- Click on the cloud storage of folder name to see sub folders.
- Tap the page icon to see currently open documents
- Show file/folder actions like Cut, Copy, Paste, Rename, Delete, Email, Send Link and New Folder.
- The last icon refreshes the folder view.
CloudOn has viewers for other file formats including PDF. This might seem unnecessary since any device will have PDF viewing software. However CloudOn uses the full Adobe PDF Reader which can handle new elements like 3D which aren’t supported by the scaled-down viewers for tablets.
All connections between your device and the CloudOn servers are encrypted. The privacy of your documents on CloudOn machines depends on
To open an Office document, tap/click on it and after a short pause it’ll open in CloudOn.
Click on the document text and a virtual keyboard will appear. An extra row of Function and other keys have been added. Click on one and it ‘sticks’ (changes color) allowing you to emulate Office shortcuts like Ctrl+Alt+2, albeit clumsily.
The ribbon isn’t the standard one we’re used to. CloudOn has replaced the standard Office 2007 ribbons with a custom set with the smaller buttons removed. This makes it a little easier to navigate the ribbon with finger taps.
The carat symbol on far right will minimise the ribbon to give you more space to view the document (a useful steal from Office 2010). Minimise is ‘smart’; it remembers your minimize ribbon request and honors that except when your actions suggest you want to see something on it.
Select text by holding your finger down on text and moving it. This takes a little practice.
Some features are missing, most notably Insert Picture. The workaround is to open the image separately in CloudOn, choose Copy then switch to the Office document and paste it.
Documents are autosaved to their original cloud storage locations. The ‘File’ menu button takes you back to the CloudOn menu.
There’s plenty of help, including video tutorials online.
What’s the catch?
You get real Office software running on an iPad or Android tablet and for no charge … there’s gotta be a catch.
Sadly there are shortcomings in CloudOn.
Password protected documents cannot be opened … a curious omission.
More understandably, printing isn’t available.
Despite the custom ribbon, CloudOn’s versions of Office still don’t work well with a touch interface. Office 2007 is designed to work with a mouse and keyboard, trying to operate it with a fingertip is difficult. You might have more luck with a tablet pointer/stylus or an external keyboard for your device.
Slow, Sloow, Sloooooow
The interface frustrations are magnified by the slow reaction of CloudOn. Click on a ribbon tab or button and there’s a noticeable pause before anything happens … or maybe nothing happens because you didn’t really tap on the button at all.
Any action on the device has to be sent to the CloudOn server and a response, in the form of an updated screen, comes back to you. This takes a second or two each time, even with a speedy wifi connection. With a 3G connection the delay is even worse.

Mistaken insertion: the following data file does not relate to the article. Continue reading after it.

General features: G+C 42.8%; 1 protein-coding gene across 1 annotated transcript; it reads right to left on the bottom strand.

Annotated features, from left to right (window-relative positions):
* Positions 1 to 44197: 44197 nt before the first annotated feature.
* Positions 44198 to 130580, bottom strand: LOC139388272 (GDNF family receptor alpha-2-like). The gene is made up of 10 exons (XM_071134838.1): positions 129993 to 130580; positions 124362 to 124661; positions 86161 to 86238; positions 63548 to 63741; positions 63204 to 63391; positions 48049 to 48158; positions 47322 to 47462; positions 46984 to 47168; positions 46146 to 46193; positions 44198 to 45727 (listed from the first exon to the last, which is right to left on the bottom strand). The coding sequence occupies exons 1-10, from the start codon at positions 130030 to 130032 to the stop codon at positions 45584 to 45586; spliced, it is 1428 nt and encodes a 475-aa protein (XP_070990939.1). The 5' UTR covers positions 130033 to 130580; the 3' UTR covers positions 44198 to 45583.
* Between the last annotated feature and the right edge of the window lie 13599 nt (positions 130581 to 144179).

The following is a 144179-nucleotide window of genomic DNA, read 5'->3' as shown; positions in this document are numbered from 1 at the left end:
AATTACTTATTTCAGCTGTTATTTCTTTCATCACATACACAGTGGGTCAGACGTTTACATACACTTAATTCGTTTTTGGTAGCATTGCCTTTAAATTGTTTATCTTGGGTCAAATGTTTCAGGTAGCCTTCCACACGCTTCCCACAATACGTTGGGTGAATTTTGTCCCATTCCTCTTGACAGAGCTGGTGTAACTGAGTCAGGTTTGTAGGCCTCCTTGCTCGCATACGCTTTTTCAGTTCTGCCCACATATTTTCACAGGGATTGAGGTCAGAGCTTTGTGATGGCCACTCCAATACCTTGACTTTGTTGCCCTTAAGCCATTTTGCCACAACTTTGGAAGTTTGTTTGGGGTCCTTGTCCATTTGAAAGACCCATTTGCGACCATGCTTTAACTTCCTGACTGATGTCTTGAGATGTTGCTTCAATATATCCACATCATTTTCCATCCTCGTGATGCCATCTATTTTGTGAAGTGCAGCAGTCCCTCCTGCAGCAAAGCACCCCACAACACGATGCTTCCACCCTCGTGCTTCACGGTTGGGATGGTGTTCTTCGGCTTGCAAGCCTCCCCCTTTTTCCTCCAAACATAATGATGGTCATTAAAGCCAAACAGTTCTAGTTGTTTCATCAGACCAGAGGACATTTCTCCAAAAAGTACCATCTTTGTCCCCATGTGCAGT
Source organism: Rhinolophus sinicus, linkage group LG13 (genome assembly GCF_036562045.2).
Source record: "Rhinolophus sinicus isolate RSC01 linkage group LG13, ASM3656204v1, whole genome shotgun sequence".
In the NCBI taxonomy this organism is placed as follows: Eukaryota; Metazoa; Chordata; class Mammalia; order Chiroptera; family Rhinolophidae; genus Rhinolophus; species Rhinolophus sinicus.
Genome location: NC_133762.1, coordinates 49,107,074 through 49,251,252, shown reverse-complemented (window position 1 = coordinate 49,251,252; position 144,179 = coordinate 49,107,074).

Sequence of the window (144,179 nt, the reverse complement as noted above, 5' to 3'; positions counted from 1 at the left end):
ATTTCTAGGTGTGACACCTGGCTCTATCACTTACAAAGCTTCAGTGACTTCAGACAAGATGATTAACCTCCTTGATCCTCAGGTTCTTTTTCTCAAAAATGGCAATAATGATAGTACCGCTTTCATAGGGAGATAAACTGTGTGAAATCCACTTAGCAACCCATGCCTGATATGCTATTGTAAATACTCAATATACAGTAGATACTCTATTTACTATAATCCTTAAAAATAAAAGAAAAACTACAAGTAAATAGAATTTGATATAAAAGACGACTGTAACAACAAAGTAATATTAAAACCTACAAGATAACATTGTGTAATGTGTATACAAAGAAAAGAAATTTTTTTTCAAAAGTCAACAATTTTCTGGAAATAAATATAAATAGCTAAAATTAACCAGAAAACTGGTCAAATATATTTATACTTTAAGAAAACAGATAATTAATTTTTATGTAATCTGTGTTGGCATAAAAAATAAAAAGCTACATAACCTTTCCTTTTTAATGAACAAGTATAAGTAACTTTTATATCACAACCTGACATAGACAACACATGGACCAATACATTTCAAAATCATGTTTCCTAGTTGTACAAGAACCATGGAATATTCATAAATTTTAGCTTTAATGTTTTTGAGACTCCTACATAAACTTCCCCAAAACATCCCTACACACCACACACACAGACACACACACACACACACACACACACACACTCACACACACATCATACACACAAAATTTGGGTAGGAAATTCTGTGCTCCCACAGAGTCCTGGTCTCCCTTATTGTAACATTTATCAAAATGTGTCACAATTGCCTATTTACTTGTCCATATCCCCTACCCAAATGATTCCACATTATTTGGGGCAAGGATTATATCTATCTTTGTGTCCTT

It’s like running Office on an underpowered computer from the turn of the century.
Obviously, CloudOn only works when you have an Internet connection. There’s no way to use it offline.
The system does handle disconnections elegantly. The document is auto saved so you should not lose any data. If you reconnect fairly quickly, you can resume editing where you left off.
There’s currently no charge for using CloudOn and no advertising either so there appears to be no income for the company at all.
In the future “the service may have a tiered pricing structure where parts of the application are free while other aspects of the application may have a charge.”
CloudOn is clever, but not clever enough. It’s certainly worth a try out of curiosity, if nothing else. Setting up an account also gives you the option to quickly edit documents on Google Drive, Box and Dropbox which have no native way to edit Office documents directly.
We tried writing this review on CloudOn but gave up. Even typing was slow as we waited for our keystrokes to catch up. Selecting text was inaccurate and clumsy. Tapping the ribbon was like trying to work with boxing gloves on. In the end we switched to Word on a laptop, if only to finish this piece before the Olympics … and we mean Rio in 2016!
For ongoing use, CloudOn’s sluggish response, limited features and inappropriate interface make it too slow and frustrating to be a serious Office document editor for tablets.
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- Office for iPad – has to work offline as well
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- Office for iPad and Android – latest news
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- Recovering Office key from broken computer